Red Bull Wins 1-2 at Spanish Grand Prix, Now Leads Championship
Max Verstappen led a 1-2 finish for Red Bull Racing at the 2022 Spanish Grand Prix, marking a turn of fortunes for the reigning champion. Charles Leclerc was comfortably leading the race but his Ferrari engine gave out just behind half distance. This handed control of the race to Verstappen and his teammate Sergio Pérez, whose Honda engines — now repurposed as Red Bull Powertrains — held strong to the end.
Verstappen thus maintains his 2022 streak of either winning races or not finishing them at all, and of only ever finishing in the top two since the Hungarian Grand Prix last year. In just three rounds, he managed to turn a 46-point deficit to Leclerc into a six-point lead, while Red Bull Racing outpointed Ferrari by 75 points over the same period.
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Three rounds ago, some fans — no doubt the Drive to Survive kind — were saying the championship was Leclerc’s to lose, but as ever in Formula 1, fortunes can change quickly. And just like Verstappen now seems in a strong position, we must remember we are still only six rounds into a 22-round championship, so anything can still happen.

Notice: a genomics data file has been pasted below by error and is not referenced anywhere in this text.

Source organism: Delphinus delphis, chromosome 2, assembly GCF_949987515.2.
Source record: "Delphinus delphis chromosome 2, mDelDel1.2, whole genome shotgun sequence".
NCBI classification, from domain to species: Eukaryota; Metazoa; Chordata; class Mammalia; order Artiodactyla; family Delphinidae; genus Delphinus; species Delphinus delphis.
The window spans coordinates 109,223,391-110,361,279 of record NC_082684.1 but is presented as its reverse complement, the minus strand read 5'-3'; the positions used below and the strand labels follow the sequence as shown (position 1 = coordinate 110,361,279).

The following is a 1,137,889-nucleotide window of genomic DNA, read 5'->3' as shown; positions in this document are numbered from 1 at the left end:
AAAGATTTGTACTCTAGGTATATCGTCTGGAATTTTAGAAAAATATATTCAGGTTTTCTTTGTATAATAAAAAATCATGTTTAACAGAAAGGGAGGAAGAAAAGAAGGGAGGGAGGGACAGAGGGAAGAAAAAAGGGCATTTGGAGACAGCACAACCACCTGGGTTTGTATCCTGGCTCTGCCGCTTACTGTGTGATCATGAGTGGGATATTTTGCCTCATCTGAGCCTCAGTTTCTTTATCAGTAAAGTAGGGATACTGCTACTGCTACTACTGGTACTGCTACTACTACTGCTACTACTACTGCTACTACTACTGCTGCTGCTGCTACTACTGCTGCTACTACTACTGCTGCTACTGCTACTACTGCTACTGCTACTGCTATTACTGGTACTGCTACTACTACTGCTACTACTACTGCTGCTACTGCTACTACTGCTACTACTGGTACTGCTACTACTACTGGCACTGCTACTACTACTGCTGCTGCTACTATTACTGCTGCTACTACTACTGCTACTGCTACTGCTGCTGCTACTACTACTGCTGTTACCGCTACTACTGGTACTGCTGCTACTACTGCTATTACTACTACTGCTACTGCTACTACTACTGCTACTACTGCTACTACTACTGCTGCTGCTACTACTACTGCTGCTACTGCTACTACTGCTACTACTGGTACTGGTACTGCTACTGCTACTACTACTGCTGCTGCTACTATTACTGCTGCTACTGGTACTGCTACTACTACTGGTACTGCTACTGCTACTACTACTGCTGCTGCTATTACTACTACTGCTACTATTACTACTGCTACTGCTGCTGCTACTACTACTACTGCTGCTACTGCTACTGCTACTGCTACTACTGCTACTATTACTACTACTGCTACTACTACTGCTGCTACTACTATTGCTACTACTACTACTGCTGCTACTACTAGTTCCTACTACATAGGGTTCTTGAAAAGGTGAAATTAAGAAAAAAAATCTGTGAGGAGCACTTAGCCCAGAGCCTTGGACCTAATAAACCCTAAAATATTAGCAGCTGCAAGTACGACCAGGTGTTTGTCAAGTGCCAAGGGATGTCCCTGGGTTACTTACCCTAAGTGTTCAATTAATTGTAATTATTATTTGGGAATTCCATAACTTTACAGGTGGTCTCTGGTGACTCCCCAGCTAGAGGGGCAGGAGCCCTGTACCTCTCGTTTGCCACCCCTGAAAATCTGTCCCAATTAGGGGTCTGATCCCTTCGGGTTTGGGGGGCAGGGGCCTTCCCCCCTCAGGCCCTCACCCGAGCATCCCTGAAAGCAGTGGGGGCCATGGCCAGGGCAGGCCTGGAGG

Despite a run-in with Kevin Magnussen at the start of the race, Lewis Hamilton almost managed to bag fourth place behind teammate George Russell. That speaks to a resurgent Mercedes and if the team can sort out its overheating issues, it may give both Red Bull Racing and Ferrari trouble in the coming grands prix.
There was some controversy regarding Red Bull asking Pérez to let Verstappen by, but it’s controversy that shouldn’t exist at all. Even if Verstappen hadn’t been catching his teammate at an incredible rate of about 1.5-2 seconds per lap, Pérez still needed to pit again. There is no doubt as to which of the two was the faster driver yesterday.
Verstappen has now claimed his 24th Formula 1 race victory at age 24 and at the very track where he earned his record-setting maiden win. Now the sport heads to Monaco, where homeboy Leclerc has had a streak of bad luck and poor performances. Can the young Monegasque driver finally overcome what some people are now calling a curse? Pole position counts for a lot at Monaco — and Leclerc has been grabbing those left and right.
Kurt Verlin was born in France and lives in the United States. Throughout his life he was always told French was the language of romance, but it was English he fell in love with. He likes cats, music, cars, 30 Rock, Formula 1, and pretending to be a race car driver in simulators; but most of all, he just likes to write about it all. See more articles by Kurt.